Yeah, yeah. It was really interesting. The most exciting part was when they would play Joy Division songs; they’d just play, the three of them. Listening to that original trio, which is just a powerhouse sound, up there with The Beatles and Cheap Trick. There’s something about the dynamic that you can’t put your finger on, but there it is. It’s like a certain groove. There’s a heaviness to Joy Division that I was able to stand in the middle of onstage and hear it and was like, “Wow, this is fucking amazing.” I would get goosebumps listening to them.
I saw New Order on Technique, but obviously they weren’t doing Joy Division at that point in time. And I was lucky enough to see you on Siamese Dream. That was a great performance.
Thank you. It was a great time. I’m glad I got to experience those things. It has informed my opinion, still, of what is possible. And that’s why when I see a bunch of people standing with their fucking iPads in the air, I have to laugh because I used to watch 30,000 people in a fucking mosh pit, singing every word to every song. Generationally, it’s shocking how muted things are.
Your playing has been described as sometimes wild and Hendrix-esque. You’ve cited early influences as Cheap Trick and Van Halen; however, your father was schooled in blues and jazz. Coming from Chicago, where those two genres have certainly made their footprint, did you ever consider going down that road?
No, I’m just not skilled enough, and I’m just not committed enough to the guitar. My father was really committed to the guitar in a way I never was. Once I fell in love with songwriting and producing and all that, I sort of abandoned the guitar a bit. I still love it. I still recognize it as my true voice, if that makes sense. Even more than my own singing. The commitment of a true guitar player is a higher level than I’ve ever been willing to commit to since I was 18 or something.
I don’t think that any of your fans would ever know that.
Well, I hide it well. I’m able to hide my sloppiness. I’m certainly a better guitar player than P.J. Harvey, which I was rated afterwards in the Rolling Stone poll. No, it was Spin, sorry. In the Spinpoll, I was 63 in the great guitar players, behind P.J. Harvey.
Do you think that’s why you have a certain way of layering your guitars?
To maybe mask some of your sloppiness.
Okay, now you’re offending me.
[laughs] I didn’t mean that. Didn’t you just say you hide it well? And critics have always noted you for having a very distinctive way of how you layer your guitar sound. I didn’t mean to offend you at all.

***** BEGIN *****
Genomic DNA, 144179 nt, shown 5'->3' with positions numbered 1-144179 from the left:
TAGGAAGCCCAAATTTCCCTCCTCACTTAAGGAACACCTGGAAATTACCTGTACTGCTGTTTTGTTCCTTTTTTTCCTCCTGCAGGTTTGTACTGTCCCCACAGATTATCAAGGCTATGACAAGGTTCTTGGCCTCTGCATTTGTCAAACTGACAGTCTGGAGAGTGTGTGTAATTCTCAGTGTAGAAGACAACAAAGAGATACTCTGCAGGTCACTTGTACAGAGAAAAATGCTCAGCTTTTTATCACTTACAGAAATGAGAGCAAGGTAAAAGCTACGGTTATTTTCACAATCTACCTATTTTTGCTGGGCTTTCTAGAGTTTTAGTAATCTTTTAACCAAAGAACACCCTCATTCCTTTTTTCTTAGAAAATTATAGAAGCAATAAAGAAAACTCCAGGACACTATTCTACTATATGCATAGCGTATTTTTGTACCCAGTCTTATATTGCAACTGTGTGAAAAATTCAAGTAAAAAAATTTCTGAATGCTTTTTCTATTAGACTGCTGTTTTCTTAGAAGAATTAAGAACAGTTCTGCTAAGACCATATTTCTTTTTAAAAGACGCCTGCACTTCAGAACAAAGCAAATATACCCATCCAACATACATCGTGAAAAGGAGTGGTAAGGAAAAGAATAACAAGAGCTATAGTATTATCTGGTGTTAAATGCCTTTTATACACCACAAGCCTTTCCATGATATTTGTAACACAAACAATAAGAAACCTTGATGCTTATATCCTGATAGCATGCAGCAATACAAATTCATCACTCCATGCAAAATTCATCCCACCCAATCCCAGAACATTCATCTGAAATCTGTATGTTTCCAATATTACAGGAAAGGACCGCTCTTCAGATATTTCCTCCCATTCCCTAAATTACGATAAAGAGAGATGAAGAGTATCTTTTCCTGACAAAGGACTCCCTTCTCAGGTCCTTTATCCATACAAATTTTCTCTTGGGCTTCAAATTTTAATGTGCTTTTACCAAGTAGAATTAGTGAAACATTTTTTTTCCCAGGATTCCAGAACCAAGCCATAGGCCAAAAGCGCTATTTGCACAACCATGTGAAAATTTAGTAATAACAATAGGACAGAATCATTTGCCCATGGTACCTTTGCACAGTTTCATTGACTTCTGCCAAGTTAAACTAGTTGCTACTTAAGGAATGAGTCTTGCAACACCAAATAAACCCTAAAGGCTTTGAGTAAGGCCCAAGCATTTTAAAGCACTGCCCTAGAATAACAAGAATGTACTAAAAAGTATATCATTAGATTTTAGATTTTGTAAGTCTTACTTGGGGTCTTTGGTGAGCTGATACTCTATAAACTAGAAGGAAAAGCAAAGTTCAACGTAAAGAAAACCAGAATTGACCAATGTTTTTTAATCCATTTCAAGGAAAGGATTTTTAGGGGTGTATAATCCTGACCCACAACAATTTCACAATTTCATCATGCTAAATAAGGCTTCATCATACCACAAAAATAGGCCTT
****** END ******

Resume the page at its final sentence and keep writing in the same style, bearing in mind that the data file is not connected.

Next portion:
No, it’s okay. No, but I’m saying you can’t… at the risk of sounding prideful, you can’t do that layering unless you play super tight. There’s no way. If you put on Siamese with headphones, Zeitgeist with headphones, and you hear like six, eight guitars playing at once, you have to play super, super tight.
What was behind you covering the Bee Gees?
You mean on Future Embrace? I just loved the song. I’ve always been a guy that just loves songs; I don’t care who sings them. I’m not political like that. I always thought it was such a cool song.
Music aside, what’s with this pro wrestling reality show?
Well, I haven’t made it yet; we’re trying to make it.
What drew you to that?
Well, I have a wrestling company.
No, I mean, what draws you to wrestling?
That it offends writers, people of taste (we both laugh).
Have you always been a wrestling fan? I remember watching it after school in the 80s growing up, with the Iron Sheik and Rowdy Roddy Piper.
Actually, a guy just gave me an Iron Sheik signed poster; it was so cool, and I’ve actually met the Iron Sheik, which is fucking bizarre. Actually, the Iron Sheik twittered me the other day, which is even more bizarre. He’s on Twitter; he’s unbelievable.
But he’s not wrestling anymore? He’s too old for that.
He does personal appearances and comedy appearances; but you should read his Twitter. He literally writes, “I fuck Hulk Hogan in the ass.” (we both laugh) And they’re so fucking off, you’re like, there’s no way this is him, and it’s actually him. The Iron Sheik twittering.
I remember the “camel clutch” on Hogan.
Wrestling to me is one of the last bastions of true rebel spirit. Rock and roll doesn’t really have rebel spirit anymore; let’s face it. It’s manufactured rebellion. Wrestling really is rebellious; I mean, it’s fucking nuts in there. You’ve got a lot of crazy personalities; you’ve got people doing steroids, all sorts of crazy. Do you know what I mean? It’s the circus. I love the circus, and that’s what attracted me to rock and roll; that’s what I loved about T. Rex; that’s what I loved about Jimi Hendrix. They understood the circus. The circus has been taken out of rock and roll; it’s all so fucking calculated and, my god, dare you step out of the little perfectly colored lines and do something that even has an ounce of mirth in it.
Couldn’t you say the same thing about wrestling? A lot of people call it scripted and planned out.
That really misunderstands the nature of the business, particularly the independent level. WWE is a big television show, and that’s a different animal. Going to an independent wrestling show is very akin to going to a punk rock show; there’s a level of anything can happen, and sometimes it does. And that’s why people pay. They want to be there when those types of things happen. My job as a wrestling promoter is to create those opportunities for the talent to do that.